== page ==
|Adult, Jackson Co., Alabama (Photo by Dante Fenolio)|
Conservation Status: IUCN Red List - Vulnerable B2ab(iii,iv); NatureServe - GSG3 (Alabama: S2, Georgia: S1, Tennessee: S2). This species is 'Protected' in Alabama, 'Threatened' in Georgia, and 'Threatened' in Tennessee.
Description: Gyrinophilus palleucus is one of the four species of cave-obligate salamanders found east of the Mississippi River in the United States. They are large, aquatic salamanders that can reach lengths of 210 mm. Unlike most species of salamanders, Gyrinophilus palleucus does not readily undergo metamorphosis and attains sexual maturity in the larval stage. Consequently, they retain the conspicuous paired gills located on each side of the back of the head throughout life. Adults have a broad head with a flattened, shovel-like snout. They eyes are reduced in size compared to related surface-dwelling cousins like the Spring Salamander (G. porphyriticus) and Red Salamander (Pseudotriton ruber), but they are not completely degenerate as observed in other obligate cave-dwelling salamanders. However, some adults may have skin that completely covers their eyes. Also unlike other cave salamanders, G. palleucus is distinctly pigmented and ranges in color from pale pink and lacking spotting to dark reddish purple or brown with distinct spots or blotches on the back. Adults also have a series of unpigmented dots that represent pores of the lateral line system on the head and along the sides of the body that are used to detect moving prey, conspecifics and potential predators in their aquatic environment. Juveniles generally resemble adults but are much paler, lack conspicuous spots or blotches, and possess eyes that are proportionally larger relative to head size. Two subspecies are recognized: the Pale Salamander (G. p. palleucus) and the Big Mouth Cave Salamander (G. p. necturoides). These subspecies differ in coloration, relative eye size and number of trunk vertebrae but are thought to hybridize throughout much of northern Alabama.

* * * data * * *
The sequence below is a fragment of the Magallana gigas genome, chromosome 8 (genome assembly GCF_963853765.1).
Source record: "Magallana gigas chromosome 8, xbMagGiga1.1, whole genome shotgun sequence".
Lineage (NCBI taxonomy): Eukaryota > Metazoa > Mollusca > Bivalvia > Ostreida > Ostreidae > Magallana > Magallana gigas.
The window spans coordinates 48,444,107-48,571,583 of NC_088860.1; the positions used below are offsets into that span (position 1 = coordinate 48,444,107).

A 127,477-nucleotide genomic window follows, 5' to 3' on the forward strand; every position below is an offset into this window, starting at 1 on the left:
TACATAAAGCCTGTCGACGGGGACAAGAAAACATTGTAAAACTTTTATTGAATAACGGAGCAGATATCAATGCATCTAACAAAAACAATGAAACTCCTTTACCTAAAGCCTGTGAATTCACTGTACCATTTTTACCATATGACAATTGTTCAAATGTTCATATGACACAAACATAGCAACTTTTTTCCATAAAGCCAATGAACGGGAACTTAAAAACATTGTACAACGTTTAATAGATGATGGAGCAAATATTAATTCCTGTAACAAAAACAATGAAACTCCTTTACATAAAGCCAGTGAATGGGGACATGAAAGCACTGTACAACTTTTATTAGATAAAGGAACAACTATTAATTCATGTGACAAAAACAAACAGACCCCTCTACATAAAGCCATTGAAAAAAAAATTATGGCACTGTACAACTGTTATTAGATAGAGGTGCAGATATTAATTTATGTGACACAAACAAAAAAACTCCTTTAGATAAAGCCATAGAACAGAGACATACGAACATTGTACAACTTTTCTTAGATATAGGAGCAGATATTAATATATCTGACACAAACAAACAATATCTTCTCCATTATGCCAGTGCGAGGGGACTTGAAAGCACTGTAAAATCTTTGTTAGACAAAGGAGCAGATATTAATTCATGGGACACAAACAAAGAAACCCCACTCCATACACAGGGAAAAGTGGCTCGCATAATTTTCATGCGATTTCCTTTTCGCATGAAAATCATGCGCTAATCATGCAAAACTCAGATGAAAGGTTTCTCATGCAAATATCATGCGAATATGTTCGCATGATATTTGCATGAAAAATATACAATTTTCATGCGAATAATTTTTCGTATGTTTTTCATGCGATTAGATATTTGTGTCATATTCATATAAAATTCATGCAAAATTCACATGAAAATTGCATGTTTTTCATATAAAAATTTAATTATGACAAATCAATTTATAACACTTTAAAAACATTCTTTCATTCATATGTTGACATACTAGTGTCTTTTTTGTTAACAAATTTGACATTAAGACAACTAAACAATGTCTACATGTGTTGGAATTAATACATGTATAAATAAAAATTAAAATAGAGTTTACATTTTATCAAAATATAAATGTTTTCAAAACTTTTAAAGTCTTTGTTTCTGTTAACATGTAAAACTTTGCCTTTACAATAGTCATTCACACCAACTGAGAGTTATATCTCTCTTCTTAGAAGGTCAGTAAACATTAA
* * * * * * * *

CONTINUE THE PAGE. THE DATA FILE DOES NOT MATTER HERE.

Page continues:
|Juvenile, Jackson Co., Alabama|
Habitat: Both adults and juveniles are most often observed resting on the bottom of shallow pools in the dark zone of subterranean streams but are also can be found in riffles and rimstone pools. They are most often found underneath rocks or within mats of organic debris washed into caves. Gyrinophilus palleucus has been found within the twilight zone of caves on occasion and at least one report was from a surface spring after heavy rainfall.
|Adult, Coffee Co., Tennessee (Photo by Matthew L. Niemiller)|
|Adult, Warren Co., Tennessee (Photo by Matthew L. Niemiller)|
Fun Fact: The Tennessee Cave Salamander is officially recognized as the state amphibian of Tennessee.
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